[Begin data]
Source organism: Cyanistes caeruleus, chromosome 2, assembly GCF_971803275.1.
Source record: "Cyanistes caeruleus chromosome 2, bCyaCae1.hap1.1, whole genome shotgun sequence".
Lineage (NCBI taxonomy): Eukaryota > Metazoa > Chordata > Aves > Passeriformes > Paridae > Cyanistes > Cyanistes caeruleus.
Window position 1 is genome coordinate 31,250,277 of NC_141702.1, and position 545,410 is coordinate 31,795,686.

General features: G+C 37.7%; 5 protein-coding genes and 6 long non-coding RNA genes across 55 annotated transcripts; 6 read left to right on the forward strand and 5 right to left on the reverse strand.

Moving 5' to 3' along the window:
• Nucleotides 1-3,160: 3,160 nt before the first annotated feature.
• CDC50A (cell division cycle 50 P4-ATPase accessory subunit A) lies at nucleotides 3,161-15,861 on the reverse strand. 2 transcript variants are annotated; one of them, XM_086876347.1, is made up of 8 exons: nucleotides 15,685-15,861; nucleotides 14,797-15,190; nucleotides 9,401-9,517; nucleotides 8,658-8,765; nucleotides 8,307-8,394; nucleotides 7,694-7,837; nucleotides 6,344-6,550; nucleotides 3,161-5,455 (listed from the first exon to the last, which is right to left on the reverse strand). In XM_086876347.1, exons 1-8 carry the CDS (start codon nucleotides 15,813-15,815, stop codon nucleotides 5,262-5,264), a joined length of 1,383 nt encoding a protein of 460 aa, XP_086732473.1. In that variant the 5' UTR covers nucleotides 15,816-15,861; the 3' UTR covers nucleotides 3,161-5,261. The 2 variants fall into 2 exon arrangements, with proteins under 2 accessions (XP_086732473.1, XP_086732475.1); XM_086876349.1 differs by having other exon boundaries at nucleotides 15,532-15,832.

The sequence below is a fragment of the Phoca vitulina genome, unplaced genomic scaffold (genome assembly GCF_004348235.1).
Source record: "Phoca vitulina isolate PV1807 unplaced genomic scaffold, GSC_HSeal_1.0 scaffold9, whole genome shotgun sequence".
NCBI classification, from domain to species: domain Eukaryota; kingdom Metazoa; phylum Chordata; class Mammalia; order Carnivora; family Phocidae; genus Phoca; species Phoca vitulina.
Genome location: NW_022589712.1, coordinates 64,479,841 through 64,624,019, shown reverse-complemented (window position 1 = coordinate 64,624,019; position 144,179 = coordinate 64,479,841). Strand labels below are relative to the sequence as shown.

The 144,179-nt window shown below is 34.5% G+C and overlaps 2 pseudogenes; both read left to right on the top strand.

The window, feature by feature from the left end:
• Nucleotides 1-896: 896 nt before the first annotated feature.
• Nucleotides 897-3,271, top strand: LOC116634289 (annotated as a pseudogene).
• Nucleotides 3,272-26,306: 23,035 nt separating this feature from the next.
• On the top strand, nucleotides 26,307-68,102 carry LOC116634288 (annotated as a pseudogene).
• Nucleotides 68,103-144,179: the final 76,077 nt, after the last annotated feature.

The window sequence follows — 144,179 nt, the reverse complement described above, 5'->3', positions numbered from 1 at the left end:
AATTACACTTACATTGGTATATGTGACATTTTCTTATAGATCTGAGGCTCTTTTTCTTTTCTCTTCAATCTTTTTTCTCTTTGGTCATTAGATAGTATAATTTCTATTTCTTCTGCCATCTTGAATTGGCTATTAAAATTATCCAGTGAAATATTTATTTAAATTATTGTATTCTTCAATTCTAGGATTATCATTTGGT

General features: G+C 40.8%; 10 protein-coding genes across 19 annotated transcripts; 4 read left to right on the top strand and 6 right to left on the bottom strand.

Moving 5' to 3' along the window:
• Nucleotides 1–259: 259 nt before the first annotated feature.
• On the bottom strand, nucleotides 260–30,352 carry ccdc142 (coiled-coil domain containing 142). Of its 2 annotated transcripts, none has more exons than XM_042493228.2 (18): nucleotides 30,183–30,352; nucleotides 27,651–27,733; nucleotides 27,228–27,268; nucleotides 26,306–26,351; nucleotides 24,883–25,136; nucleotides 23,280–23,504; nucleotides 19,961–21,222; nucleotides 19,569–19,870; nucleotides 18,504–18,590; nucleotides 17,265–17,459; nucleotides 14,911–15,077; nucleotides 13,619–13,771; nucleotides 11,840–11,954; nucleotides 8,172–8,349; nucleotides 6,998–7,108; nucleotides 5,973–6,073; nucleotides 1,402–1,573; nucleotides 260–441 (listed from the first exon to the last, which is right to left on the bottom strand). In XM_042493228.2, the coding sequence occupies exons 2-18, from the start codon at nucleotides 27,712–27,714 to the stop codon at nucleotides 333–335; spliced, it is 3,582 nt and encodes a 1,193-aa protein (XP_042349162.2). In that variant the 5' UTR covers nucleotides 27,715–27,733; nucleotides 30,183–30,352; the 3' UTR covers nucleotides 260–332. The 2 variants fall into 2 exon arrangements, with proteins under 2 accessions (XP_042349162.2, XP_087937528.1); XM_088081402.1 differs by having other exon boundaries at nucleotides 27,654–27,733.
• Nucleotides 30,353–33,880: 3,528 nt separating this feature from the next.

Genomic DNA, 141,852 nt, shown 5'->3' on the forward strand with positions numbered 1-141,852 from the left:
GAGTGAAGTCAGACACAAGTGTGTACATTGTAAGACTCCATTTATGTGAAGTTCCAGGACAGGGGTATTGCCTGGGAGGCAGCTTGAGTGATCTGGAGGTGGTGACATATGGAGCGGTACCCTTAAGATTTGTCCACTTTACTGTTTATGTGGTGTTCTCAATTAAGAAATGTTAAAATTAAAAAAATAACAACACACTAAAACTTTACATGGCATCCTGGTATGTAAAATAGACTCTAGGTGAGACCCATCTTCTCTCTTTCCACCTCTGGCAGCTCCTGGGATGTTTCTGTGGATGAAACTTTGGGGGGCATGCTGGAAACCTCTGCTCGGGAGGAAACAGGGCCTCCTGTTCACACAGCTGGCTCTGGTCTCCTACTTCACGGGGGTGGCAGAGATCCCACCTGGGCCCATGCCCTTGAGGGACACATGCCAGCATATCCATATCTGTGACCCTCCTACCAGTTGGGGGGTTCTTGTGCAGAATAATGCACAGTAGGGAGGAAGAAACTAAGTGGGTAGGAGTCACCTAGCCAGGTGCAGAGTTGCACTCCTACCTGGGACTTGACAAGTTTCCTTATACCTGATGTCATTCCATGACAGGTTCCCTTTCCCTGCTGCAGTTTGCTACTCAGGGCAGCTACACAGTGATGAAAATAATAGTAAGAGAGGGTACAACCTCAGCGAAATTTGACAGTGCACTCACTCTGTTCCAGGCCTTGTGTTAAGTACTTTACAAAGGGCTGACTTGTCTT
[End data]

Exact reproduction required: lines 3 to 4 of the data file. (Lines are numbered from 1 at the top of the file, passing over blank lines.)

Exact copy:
Lineage (NCBI taxonomy): Eukaryota > Metazoa > Chordata > Aves > Passeriformes > Paridae > Cyanistes > Cyanistes caeruleus.
Window position 1 is genome coordinate 31,250,277 of NC_141702.1, and position 545,410 is coordinate 31,795,686.